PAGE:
Oppose Ted Wheeler’s Protest Ordinance

Below is my letter to Portland City Council urging them to oppose Ted Wheeler’s proposed ordinance to give himself and the Portland Police Bureau power to shut down protests.


Dear members of Portland City Council,

I write to ask that you oppose Mayor Ted Wheeler’s proposed ordinance allowing the Police Commissioner and Portland Police Bureau to enact time/manner/place restrictions on protests in our city.

I write first as a committed antifascist who has participated in many demonstrations in Portland, especially in the last several years. Time and time again, I have witnessed peaceful groups of people demonstrating against racism, fascism, and violence against vulnerable communities, who have been attacked by the Portland Police Bureau and right-wing demonstrators. While the Portland Police have repeatedly accused antifascist demonstrators of employing violent tactics or projectile weapons, I can honestly say that I have only ever seen such actions in response to police aggression, and I fear that this proposed ordinance only makes those kinds of confrontations more likely. As you well know, Portland’s Police Bureau has a shameful history of targeting and harassing activists, people of color, and folks with disabilities in this city, and we should not augment the Bureau’s legal authority to detain, interrupt, or attack protesters.

And as I’m sure you’ll hear from many folks more qualified than myself to say so, this ordinance runs afoul of an established 9th Circuit precedent concerning prior restraint of protests, Collins v. Jordan. There is no meaningful distinction between this proposed ordinance and the proposed restrictions on protest in Collins, meaning that the city will not only likely lose a lawsuit challenging the law, it will be also forced to expend General Fund dollars to do so. This is not a responsible use of public funds.

All of that being said, my primary objection to this ordinance is a moral one. Let me put it simply: marchers have taken to the streets of Portland because fascism is on the rise in the United States. Immigrant families across the US are being rounded up and detained in makeshift camps with no oversight or due process, with children torn from their parents’ arms, sometimes quite literally. Right-wing terrorists have drawn inspiration from organizations like Patriot Prayer, and have maimed and murdered vulnerable members of communities, as we’ve seen in Charlottesville, Pittsburgh, and right here in Portland. Unhoused individuals are swept from the relative safety of self-managed camps out into the cold and the rain, even as cities fail to meet their communities’ needs for adequate affordable, accessible housing and emergency shelters. The President has outright called himself a nationalist at the same moment he deploys troops to the Mexican border to threaten and harass a caravan of vulnerable Central American migrants, families from countries which have been destabilized by US foreign policy and military intervention over a period of decades. I could, unfortunately, go on.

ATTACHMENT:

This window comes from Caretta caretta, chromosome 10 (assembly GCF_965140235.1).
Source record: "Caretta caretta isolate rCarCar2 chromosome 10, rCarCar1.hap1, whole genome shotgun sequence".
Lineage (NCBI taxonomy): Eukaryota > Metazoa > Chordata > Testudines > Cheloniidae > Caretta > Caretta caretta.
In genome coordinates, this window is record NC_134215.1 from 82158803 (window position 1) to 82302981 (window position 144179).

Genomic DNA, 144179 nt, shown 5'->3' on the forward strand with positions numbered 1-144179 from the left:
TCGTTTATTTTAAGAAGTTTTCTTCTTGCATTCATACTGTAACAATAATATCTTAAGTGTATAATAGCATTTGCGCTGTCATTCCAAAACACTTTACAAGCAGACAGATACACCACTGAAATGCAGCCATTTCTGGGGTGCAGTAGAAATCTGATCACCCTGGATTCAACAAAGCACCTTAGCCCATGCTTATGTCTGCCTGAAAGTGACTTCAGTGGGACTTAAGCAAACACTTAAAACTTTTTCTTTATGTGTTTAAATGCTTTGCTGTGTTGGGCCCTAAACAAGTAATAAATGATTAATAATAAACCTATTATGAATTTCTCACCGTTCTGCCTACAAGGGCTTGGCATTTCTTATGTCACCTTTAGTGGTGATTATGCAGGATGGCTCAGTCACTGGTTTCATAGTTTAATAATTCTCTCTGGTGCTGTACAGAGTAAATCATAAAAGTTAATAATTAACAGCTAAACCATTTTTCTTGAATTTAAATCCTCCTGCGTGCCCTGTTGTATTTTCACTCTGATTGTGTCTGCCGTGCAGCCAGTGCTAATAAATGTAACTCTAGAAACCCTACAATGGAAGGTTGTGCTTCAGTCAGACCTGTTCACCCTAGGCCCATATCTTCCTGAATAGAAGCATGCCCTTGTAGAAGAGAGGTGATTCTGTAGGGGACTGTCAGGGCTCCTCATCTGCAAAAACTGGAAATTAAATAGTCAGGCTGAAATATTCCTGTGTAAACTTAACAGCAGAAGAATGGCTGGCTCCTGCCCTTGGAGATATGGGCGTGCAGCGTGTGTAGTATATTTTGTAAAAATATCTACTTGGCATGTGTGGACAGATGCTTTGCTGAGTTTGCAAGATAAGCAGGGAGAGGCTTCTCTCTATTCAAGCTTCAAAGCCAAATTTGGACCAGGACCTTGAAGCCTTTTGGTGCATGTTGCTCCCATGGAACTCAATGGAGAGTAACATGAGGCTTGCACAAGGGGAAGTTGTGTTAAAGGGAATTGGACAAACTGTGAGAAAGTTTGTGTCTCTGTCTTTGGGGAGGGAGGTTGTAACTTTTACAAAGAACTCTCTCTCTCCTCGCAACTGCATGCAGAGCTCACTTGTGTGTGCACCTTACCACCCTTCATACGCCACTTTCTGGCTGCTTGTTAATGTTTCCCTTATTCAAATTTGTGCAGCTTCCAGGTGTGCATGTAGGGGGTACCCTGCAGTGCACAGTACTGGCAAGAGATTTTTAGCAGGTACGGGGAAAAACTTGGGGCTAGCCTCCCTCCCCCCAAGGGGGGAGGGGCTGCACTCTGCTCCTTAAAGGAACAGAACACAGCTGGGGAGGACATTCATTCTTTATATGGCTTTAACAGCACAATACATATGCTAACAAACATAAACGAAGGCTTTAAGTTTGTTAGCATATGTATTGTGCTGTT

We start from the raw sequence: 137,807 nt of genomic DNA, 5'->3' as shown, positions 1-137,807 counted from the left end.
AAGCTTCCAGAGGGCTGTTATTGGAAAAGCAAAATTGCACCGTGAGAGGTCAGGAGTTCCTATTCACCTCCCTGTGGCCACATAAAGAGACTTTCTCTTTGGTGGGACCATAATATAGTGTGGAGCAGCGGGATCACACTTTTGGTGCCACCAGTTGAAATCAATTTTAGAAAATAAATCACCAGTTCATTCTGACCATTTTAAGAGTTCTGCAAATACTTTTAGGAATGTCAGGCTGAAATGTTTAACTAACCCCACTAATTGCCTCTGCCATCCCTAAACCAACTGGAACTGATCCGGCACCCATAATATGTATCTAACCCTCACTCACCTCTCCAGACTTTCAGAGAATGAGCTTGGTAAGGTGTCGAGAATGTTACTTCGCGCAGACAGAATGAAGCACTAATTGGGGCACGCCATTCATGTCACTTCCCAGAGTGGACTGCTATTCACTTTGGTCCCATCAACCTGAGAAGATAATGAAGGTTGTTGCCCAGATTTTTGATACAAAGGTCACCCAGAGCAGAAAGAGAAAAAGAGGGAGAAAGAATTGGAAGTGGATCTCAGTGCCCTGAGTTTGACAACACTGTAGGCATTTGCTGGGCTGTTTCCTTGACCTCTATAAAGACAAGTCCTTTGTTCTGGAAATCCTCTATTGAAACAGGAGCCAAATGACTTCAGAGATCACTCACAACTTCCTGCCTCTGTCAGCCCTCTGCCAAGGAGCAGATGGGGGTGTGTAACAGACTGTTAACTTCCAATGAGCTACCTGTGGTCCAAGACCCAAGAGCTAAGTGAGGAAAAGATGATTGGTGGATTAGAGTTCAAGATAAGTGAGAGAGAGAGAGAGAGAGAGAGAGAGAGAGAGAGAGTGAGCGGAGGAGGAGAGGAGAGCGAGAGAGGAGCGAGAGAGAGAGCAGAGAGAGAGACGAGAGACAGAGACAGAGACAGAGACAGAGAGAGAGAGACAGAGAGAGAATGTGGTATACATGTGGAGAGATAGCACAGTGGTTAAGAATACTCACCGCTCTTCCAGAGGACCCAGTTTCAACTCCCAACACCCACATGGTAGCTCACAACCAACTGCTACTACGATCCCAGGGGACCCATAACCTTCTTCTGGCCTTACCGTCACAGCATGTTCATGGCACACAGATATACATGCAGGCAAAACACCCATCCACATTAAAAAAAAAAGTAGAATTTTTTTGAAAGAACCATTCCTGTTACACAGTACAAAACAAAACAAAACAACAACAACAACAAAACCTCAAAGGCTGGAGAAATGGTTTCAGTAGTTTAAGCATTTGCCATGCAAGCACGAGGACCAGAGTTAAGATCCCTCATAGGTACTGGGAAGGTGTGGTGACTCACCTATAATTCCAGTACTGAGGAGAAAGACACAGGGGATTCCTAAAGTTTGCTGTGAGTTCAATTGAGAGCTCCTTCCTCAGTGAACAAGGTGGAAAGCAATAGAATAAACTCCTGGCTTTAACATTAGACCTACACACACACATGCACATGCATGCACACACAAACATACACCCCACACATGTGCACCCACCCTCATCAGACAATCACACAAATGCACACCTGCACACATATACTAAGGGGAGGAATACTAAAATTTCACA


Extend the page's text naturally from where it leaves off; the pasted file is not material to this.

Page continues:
We march and we are militant because this is what the historical moment demands. As the old saying goes, you cannot remain neutral while on a moving train. I am often cynical about politics, especially locally, but I am nothing short of inspired to see thousands of Portlanders taking to the streets to fight the routine assaults inflicted on our vulnerable neighbors. Now is not the time — if there ever is one — for milquetoast, both-sides-are-bad rhetoric, nor solutions which indulge that false equivalence, such as the one in front of you this week. At this moment in history, you have a choice: do you stand with right-wing agitators who seek to eradicate their supposed enemies by violent means, often using the police as a proxy to do so? Or do you stand with the communities which are rising up to demand an end to fascism, to demand justice, to demand liberation?

Choose justice. Reject this ordinance. Stand with the vulnerable members of our community who are very literally fighting for their lives.

In solidarity,

Andrew